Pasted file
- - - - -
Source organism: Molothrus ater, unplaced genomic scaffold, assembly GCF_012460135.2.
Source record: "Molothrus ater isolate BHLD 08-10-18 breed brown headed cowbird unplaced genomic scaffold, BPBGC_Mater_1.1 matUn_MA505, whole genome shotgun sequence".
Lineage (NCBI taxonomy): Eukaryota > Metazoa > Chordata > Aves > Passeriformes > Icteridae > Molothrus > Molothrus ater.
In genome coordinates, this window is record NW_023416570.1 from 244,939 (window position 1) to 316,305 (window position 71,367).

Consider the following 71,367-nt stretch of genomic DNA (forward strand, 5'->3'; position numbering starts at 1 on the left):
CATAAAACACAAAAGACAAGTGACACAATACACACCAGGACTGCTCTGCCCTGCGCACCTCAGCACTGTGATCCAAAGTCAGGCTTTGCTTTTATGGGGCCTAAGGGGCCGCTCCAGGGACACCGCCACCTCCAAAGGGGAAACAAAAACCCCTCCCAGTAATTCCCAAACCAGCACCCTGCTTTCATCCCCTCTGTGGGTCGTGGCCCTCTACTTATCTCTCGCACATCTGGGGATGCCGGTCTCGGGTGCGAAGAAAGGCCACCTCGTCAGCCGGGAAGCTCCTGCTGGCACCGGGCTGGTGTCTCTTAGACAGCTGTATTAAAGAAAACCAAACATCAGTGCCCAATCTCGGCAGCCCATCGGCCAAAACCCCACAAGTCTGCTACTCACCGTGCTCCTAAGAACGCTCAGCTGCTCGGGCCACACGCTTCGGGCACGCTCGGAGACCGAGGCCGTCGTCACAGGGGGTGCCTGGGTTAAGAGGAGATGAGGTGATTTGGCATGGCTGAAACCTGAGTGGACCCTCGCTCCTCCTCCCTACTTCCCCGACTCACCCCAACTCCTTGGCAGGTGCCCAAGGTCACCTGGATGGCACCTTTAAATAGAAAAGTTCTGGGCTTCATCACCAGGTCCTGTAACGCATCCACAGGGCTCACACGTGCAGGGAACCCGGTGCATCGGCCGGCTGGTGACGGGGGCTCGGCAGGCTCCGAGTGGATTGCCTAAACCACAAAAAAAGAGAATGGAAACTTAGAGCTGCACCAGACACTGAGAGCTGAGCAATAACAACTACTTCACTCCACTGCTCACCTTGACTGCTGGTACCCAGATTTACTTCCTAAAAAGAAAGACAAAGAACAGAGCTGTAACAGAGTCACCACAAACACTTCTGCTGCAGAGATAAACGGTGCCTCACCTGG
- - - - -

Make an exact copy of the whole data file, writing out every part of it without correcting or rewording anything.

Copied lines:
Source organism: Molothrus ater, unplaced genomic scaffold, assembly GCF_012460135.2.
Source record: "Molothrus ater isolate BHLD 08-10-18 breed brown headed cowbird unplaced genomic scaffold, BPBGC_Mater_1.1 matUn_MA505, whole genome shotgun sequence".
Lineage (NCBI taxonomy): Eukaryota > Metazoa > Chordata > Aves > Passeriformes > Icteridae > Molothrus > Molothrus ater.
In genome coordinates, this window is record NW_023416570.1 from 244,939 (window position 1) to 316,305 (window position 71,367).

Consider the following 71,367-nt stretch of genomic DNA (forward strand, 5'->3'; position numbering starts at 1 on the left):
CATAAAACACAAAAGACAAGTGACACAATACACACCAGGACTGCTCTGCCCTGCGCACCTCAGCACTGTGATCCAAAGTCAGGCTTTGCTTTTATGGGGCCTAAGGGGCCGCTCCAGGGACACCGCCACCTCCAAAGGGGAAACAAAAACCCCTCCCAGTAATTCCCAAACCAGCACCCTGCTTTCATCCCCTCTGTGGGTCGTGGCCCTCTACTTATCTCTCGCACATCTGGGGATGCCGGTCTCGGGTGCGAAGAAAGGCCACCTCGTCAGCCGGGAAGCTCCTGCTGGCACCGGGCTGGTGTCTCTTAGACAGCTGTATTAAAGAAAACCAAACATCAGTGCCCAATCTCGGCAGCCCATCGGCCAAAACCCCACAAGTCTGCTACTCACCGTGCTCCTAAGAACGCTCAGCTGCTCGGGCCACACGCTTCGGGCACGCTCGGAGACCGAGGCCGTCGTCACAGGGGGTGCCTGGGTTAAGAGGAGATGAGGTGATTTGGCATGGCTGAAACCTGAGTGGACCCTCGCTCCTCCTCCCTACTTCCCCGACTCACCCCAACTCCTTGGCAGGTGCCCAAGGTCACCTGGATGGCACCTTTAAATAGAAAAGTTCTGGGCTTCATCACCAGGTCCTGTAACGCATCCACAGGGCTCACACGTGCAGGGAACCCGGTGCATCGGCCGGCTGGTGACGGGGGCTCGGCAGGCTCCGAGTGGATTGCCTAAACCACAAAAAAAGAGAATGGAAACTTAGAGCTGCACCAGACACTGAGAGCTGAGCAATAACAACTACTTCACTCCACTGCTCACCTTGACTGCTGGTACCCAGATTTACTTCCTAAAAAGAAAGACAAAGAACAGAGCTGTAACAGAGTCACCACAAACACTTCTGCTGCAGAGATAAACGGTGCCTCACCTGG